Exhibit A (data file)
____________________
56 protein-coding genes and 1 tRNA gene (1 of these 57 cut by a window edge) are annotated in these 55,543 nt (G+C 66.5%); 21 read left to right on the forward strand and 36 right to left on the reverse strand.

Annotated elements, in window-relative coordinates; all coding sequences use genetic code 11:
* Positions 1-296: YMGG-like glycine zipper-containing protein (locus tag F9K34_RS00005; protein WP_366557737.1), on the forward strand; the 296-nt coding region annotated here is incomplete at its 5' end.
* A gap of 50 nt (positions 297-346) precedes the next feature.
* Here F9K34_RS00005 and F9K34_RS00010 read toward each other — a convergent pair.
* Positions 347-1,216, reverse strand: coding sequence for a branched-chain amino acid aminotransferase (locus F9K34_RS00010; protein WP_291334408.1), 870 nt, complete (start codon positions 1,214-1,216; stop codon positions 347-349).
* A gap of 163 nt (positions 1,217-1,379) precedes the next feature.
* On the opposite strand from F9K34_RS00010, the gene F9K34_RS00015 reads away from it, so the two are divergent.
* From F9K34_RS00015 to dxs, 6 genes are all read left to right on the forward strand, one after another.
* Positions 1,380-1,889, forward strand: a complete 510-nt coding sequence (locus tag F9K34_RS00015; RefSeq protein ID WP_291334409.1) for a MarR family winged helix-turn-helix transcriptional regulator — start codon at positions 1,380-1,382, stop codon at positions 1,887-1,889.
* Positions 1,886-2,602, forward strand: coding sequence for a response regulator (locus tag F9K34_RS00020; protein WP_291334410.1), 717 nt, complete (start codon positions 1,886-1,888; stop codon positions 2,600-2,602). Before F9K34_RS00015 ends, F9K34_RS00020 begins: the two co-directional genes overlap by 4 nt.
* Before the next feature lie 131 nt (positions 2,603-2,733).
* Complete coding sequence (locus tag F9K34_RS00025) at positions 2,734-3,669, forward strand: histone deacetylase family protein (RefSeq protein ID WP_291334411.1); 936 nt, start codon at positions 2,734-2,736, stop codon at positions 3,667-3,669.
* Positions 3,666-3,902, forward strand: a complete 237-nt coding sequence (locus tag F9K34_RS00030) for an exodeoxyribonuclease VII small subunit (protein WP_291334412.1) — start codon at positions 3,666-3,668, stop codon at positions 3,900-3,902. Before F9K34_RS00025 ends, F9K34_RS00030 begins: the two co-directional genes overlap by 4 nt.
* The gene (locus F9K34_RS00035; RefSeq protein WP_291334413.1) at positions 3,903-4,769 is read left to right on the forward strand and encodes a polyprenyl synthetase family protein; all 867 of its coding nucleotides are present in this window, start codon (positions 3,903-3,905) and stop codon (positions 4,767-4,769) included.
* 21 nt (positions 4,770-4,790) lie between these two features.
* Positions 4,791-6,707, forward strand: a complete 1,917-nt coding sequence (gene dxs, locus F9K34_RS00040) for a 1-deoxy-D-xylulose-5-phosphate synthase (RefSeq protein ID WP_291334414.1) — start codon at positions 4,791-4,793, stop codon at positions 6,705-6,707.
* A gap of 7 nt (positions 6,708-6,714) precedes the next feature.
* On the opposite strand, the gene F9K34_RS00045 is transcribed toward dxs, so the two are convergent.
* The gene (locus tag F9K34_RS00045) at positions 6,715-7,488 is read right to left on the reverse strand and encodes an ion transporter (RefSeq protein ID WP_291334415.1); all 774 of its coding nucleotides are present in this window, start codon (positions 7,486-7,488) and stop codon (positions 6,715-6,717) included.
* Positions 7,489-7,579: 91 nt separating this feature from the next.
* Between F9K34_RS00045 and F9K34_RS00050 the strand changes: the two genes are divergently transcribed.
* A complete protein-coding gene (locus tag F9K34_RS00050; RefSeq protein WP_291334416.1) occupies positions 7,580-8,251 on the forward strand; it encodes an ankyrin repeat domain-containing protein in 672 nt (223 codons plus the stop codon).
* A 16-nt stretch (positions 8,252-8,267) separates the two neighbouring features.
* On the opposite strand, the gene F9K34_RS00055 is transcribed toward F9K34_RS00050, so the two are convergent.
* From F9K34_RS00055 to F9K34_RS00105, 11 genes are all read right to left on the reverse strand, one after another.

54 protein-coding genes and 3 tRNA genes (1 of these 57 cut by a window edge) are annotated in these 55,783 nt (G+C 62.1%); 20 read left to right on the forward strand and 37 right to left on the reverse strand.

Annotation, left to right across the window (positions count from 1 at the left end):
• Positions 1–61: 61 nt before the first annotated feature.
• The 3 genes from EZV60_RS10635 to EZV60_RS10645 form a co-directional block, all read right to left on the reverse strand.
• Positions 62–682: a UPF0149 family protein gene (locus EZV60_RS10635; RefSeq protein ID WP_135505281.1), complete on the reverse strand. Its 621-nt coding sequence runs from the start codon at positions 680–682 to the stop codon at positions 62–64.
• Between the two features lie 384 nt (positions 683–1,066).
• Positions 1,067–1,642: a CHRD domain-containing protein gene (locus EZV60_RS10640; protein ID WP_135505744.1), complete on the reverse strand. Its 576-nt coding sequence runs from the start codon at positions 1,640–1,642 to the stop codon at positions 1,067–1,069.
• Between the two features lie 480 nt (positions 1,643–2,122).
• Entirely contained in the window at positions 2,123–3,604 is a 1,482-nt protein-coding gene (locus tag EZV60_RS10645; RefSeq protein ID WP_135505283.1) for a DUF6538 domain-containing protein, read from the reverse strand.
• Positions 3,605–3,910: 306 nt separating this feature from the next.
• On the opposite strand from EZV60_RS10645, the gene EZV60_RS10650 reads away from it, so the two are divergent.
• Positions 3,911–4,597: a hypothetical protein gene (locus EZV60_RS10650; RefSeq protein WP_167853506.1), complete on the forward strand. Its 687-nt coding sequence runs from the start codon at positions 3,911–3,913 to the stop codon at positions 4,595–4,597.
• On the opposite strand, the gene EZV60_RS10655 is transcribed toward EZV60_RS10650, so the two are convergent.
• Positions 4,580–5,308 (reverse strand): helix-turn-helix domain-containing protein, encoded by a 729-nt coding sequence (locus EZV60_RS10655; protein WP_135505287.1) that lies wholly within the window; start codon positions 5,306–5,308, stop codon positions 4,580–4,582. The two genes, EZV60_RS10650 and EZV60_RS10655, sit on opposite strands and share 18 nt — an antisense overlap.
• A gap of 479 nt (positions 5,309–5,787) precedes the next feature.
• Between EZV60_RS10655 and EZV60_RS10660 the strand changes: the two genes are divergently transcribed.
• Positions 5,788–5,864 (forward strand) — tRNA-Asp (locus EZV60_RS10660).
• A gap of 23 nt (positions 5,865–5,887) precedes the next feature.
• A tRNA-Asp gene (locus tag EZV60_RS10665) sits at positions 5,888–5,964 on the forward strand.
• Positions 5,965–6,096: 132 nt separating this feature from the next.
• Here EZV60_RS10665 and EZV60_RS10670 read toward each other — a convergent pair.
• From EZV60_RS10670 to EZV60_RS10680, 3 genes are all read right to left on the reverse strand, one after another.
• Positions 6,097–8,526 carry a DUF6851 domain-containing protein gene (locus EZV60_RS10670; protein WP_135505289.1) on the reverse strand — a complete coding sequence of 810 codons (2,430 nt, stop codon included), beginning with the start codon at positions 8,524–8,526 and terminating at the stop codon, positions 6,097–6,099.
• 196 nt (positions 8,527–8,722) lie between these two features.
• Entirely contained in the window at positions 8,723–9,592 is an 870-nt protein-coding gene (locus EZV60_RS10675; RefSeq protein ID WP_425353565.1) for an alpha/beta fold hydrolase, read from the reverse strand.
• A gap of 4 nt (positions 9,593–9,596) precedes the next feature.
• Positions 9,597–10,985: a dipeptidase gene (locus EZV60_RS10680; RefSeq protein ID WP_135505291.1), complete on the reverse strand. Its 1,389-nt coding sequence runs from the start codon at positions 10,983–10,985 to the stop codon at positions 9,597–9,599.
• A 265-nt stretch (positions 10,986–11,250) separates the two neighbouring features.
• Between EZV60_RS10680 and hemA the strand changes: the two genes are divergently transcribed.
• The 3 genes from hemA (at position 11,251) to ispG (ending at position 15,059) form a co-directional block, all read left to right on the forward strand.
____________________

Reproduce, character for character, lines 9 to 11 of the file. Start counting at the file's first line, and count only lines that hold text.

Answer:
* From F9K34_RS00015 to dxs, 6 genes are all read left to right on the forward strand, one after another.
* Positions 1,380-1,889, forward strand: a complete 510-nt coding sequence (locus tag F9K34_RS00015; RefSeq protein ID WP_291334409.1) for a MarR family winged helix-turn-helix transcriptional regulator — start codon at positions 1,380-1,382, stop codon at positions 1,887-1,889.
* Positions 1,886-2,602, forward strand: coding sequence for a response regulator (locus tag F9K34_RS00020; protein WP_291334410.1), 717 nt, complete (start codon positions 1,886-1,888; stop codon positions 2,600-2,602). Before F9K34_RS00015 ends, F9K34_RS00020 begins: the two co-directional genes overlap by 4 nt.